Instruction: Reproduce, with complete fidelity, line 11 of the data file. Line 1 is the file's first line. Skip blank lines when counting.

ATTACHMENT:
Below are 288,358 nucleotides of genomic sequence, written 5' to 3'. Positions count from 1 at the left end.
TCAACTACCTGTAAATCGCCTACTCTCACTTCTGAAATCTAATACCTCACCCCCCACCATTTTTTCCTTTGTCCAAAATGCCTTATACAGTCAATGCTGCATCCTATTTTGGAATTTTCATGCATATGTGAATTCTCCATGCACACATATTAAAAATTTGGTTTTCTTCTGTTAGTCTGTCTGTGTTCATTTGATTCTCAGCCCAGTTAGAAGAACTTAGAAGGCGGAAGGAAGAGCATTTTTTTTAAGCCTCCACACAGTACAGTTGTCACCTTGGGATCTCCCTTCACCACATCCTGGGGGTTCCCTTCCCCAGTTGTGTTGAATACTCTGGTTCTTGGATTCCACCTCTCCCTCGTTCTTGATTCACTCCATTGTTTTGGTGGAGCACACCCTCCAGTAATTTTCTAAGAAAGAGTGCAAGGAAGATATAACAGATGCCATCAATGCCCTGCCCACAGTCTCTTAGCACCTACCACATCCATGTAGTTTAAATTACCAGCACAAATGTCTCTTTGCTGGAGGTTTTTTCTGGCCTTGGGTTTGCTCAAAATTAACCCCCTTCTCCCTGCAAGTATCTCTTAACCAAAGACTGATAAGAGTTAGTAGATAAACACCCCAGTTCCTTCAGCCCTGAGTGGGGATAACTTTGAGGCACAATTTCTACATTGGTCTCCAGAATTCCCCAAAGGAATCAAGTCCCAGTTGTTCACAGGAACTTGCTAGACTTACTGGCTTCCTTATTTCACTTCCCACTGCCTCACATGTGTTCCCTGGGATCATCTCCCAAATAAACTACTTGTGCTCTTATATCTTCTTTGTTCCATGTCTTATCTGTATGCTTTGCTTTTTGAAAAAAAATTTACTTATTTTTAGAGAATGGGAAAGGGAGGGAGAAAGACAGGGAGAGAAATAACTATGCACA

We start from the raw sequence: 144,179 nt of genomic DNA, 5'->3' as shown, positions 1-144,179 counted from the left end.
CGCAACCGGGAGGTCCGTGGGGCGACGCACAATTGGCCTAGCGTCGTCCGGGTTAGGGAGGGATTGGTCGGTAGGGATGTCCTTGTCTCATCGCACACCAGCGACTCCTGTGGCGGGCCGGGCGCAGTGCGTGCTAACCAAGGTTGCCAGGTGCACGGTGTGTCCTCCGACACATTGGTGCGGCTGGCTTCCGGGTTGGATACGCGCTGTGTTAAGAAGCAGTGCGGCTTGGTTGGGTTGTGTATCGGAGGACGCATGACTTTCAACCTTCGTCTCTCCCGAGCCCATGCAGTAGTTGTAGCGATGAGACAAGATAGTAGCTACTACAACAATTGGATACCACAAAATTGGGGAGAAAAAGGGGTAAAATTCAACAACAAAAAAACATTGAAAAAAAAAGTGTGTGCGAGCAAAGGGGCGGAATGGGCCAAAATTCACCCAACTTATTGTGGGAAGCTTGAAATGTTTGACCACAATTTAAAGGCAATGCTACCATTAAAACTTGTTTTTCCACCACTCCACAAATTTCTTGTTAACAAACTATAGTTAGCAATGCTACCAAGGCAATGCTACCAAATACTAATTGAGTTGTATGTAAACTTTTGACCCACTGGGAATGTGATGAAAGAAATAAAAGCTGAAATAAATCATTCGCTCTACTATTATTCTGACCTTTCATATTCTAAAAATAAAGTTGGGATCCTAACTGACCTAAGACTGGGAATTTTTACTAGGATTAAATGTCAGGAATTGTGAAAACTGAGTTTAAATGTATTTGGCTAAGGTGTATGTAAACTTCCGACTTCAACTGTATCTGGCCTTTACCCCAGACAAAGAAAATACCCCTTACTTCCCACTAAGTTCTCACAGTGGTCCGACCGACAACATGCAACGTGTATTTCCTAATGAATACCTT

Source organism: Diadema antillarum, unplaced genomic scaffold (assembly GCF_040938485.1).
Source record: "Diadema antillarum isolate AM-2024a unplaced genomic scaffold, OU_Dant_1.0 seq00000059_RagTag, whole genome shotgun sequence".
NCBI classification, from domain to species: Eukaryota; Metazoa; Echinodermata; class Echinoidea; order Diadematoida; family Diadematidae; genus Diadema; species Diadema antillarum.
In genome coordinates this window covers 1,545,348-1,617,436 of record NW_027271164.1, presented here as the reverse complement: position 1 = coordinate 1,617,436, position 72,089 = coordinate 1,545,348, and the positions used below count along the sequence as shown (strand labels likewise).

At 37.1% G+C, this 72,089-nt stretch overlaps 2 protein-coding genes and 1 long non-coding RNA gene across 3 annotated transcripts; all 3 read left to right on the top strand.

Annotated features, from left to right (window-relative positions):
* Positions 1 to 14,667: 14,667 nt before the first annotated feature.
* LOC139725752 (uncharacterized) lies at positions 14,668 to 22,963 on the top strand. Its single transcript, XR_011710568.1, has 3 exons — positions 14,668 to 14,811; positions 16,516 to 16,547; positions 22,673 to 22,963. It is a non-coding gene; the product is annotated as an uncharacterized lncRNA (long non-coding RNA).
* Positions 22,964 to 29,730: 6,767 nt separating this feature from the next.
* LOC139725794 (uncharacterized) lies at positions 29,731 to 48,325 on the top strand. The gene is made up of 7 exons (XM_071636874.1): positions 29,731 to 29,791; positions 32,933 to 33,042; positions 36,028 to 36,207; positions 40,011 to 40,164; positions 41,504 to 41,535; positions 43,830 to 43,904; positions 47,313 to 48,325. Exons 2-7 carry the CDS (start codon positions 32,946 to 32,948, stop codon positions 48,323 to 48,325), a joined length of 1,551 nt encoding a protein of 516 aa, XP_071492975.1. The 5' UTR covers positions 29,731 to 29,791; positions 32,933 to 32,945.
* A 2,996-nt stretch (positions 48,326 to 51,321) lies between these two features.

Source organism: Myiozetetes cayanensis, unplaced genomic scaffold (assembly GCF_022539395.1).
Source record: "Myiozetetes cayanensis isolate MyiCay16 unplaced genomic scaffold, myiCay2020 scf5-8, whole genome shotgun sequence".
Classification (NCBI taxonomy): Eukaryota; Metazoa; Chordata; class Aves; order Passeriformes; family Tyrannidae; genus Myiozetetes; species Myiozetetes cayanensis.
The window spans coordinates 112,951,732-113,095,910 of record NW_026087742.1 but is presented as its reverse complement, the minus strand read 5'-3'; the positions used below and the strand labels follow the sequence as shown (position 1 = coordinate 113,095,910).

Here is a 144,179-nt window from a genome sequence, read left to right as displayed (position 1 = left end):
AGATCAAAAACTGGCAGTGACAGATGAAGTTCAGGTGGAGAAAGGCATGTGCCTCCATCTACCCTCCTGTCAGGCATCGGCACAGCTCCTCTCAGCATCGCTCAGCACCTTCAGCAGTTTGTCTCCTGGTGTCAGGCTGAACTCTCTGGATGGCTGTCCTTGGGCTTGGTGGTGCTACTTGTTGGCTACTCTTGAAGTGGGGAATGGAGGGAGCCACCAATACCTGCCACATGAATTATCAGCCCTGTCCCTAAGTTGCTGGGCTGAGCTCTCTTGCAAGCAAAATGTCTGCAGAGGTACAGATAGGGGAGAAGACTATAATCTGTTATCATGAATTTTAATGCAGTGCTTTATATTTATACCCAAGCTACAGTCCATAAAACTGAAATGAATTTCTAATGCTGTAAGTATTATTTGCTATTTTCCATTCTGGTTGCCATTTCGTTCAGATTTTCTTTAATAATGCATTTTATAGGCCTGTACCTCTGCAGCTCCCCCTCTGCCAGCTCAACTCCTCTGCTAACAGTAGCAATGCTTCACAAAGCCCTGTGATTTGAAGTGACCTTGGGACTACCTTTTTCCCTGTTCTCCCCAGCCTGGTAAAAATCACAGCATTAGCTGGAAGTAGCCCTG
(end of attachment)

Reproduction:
* Positions 1 to 14,667: 14,667 nt before the first annotated feature.